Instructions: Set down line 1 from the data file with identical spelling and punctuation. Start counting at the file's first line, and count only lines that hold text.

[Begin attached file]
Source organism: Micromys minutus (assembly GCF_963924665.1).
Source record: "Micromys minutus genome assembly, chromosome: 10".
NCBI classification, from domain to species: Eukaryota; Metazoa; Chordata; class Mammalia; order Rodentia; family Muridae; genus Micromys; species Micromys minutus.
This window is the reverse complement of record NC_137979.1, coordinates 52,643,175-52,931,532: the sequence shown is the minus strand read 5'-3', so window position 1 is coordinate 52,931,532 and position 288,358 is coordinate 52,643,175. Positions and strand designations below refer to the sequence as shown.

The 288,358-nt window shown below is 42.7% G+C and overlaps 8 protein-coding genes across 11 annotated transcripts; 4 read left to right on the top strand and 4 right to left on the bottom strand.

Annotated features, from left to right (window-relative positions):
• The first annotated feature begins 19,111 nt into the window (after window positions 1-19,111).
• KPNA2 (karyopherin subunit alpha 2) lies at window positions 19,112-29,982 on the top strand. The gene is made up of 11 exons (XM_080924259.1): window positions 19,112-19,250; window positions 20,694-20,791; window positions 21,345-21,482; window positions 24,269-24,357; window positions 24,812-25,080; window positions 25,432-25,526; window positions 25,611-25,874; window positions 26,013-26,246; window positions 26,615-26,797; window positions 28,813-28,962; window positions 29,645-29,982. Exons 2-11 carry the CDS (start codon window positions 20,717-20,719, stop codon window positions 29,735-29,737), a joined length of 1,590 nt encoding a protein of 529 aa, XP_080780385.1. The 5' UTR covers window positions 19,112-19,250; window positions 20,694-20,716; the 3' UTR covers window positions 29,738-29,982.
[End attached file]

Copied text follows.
Source organism: Micromys minutus (assembly GCF_963924665.1).